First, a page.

7 mind-numbing phrases leaders use to seem smarter
Nothing hurts the ears of everyone in the platoon like hearing the same phrase used in countless situations. At points, it seems like entire conversations are geared toward that specific phrase just to make whomever is speaking feel like the smartest person in the room.
Officers, senior enlisted, and even the occasional high-speed specialist who's trying to prove themselves are guilty of using these phrases to feel smarter than the rest.
7. "I'm basically infantry, so..."
No. No you're not. Unless you're infantry, you're not infantry. Even the famous Marine saying, "Every Marine is a rifleman" has its limits.
You can be a grunt commo guy or whatever and do grunt sh*t, regardless of MOS. You can even have an Infantryman MOS but be POG as f*ck. Use the right terminology if you're trying to seem more badass.
Real infantry don't constantly say they're infantry. They just hang their blue cord off their rear view mirror to remind everyone. (Photo by John Rives, Wikimedia Commons)
6. "Back in my day..."
It's understandable when this phrase comes from the old, salty Sergeant First Class who probably remembers serving with Baron Von Steuben, or even if you're talking with an older vet at some bar.
What really makes people scratch their head is when this line is spoken by the guy who enlisted just a year before them.
How everyone with "Time in Grade" on you feels talking to you. (Image via Reddit)
5. "Make sure to have your battle buddy!"
Sounds likes great advice in a safety brief, but you're basically just saying, "don't do something dumb alone." Whether or not the command team agrees, soldiers are full-grown adults. The young private may not act like it sometimes, but on paper, they're adults.
Not only is the phrase "battle buddy" way too childish and silly, but it's a pain in the ass not being able to leave post without having to call up your "Battle Buddy" to go to Wal-Mart.
Besides, we don't need to be reminded to do dumb sh*t with our bros. We'll do it anyways. (U.S. Air Force photo by Justin Connaher)
4. "However, comma,"
Spoken language is fun. You can up the emphasis wherever you want in a sentence and change the intent entirely.
One of the many benefits is that you don't need to sound out punctuation marks. Commas are a soft pause in the train of thought. You can just as easily just say, 'however' and then wait to get everyone's attention.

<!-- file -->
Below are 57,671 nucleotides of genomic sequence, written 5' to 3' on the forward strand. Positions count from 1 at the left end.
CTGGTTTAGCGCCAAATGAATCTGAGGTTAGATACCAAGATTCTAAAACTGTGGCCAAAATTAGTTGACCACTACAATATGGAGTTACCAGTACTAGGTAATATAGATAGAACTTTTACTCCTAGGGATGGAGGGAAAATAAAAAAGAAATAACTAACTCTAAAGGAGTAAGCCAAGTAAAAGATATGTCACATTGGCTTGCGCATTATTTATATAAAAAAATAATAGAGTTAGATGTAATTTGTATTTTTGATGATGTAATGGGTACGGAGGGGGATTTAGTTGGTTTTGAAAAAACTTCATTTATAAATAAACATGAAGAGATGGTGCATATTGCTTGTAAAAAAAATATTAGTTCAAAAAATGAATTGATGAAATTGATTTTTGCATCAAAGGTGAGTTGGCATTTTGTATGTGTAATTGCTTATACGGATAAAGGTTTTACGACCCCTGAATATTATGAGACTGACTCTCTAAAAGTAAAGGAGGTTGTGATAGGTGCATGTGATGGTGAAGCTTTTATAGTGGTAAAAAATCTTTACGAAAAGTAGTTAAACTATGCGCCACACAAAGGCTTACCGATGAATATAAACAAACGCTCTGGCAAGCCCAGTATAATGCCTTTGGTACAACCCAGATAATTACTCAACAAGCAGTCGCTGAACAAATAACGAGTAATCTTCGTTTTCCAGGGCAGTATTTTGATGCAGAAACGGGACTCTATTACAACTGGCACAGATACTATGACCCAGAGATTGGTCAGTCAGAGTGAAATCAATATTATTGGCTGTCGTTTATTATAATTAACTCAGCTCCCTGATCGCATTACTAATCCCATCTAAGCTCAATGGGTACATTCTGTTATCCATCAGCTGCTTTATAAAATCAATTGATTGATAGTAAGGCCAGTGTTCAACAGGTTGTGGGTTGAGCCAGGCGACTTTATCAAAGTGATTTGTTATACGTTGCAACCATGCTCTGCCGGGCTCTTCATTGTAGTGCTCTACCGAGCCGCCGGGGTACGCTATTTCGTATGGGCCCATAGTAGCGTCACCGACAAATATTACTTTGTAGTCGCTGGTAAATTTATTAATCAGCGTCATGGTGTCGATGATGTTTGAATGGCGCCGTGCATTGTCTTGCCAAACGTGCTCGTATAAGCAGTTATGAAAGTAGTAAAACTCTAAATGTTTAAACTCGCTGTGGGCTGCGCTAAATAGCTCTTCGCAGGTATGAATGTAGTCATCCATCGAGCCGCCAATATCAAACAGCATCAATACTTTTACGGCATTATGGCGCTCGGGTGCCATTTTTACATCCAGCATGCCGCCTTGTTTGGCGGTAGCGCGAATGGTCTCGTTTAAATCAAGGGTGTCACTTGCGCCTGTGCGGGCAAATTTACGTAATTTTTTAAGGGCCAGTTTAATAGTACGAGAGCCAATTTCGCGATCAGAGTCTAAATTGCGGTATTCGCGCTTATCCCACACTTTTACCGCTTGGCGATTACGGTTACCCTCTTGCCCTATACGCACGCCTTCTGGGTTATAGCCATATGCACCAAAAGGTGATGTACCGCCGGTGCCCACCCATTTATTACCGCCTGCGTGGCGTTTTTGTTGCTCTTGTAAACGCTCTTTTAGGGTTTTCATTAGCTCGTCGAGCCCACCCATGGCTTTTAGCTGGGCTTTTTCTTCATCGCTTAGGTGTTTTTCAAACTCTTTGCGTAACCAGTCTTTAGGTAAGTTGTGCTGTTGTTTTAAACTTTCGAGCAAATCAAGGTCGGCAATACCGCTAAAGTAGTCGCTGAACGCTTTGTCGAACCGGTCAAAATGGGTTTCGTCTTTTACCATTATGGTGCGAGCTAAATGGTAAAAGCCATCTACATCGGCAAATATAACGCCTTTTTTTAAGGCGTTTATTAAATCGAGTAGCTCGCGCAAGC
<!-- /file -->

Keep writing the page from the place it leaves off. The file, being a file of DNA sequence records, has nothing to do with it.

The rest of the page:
And you just fake a laugh when they say it to be funny. via GIPHY
3. "To piggy back off what ___ said..."
Let's be honest. How many times in the history of safety briefs has this phrase ever added new information or completely contradicted what was just said?
Just saying it brings a sense of dread across the faces of the already eager-to-leave soldiers.
I don't even know what the range safety brief is about and I can assume they're given the same speech by the third person. (U.S. Army photo by Sgt. Michael Eaddy)
2. "This is the easiest job you'll ever have!"
Don't get me wrong: Right time, right place, and right uniform is all you need to get a paycheck — but easier than everything else in the civilian world? Are you sure about that? You can misspell names at Starbucks and make a living. You can work a manufacturing gig where you press the same button 500 times a day and make a living. You can even get a job as a beer taster and make a living.
This saying is one part condescending and another part retention conspiracy.
Get paid for what you love and you'll never work a day in your life. (Image via SAYS.com)
1. "It would behoove you..."
Used as an intransitive verb, Dictionary.com describes behoove as " " Every time it's spouted out, it comes out of the mouth of someone who is swirling a figurative glass of scotch.
So by saying, "it would behoove you to be at formation on time" or whatever, the speaker is being facetious and the throwaway joke get tired quickly, just like every other joke repeated ad nauseam.
Basically. (Image via Reddit)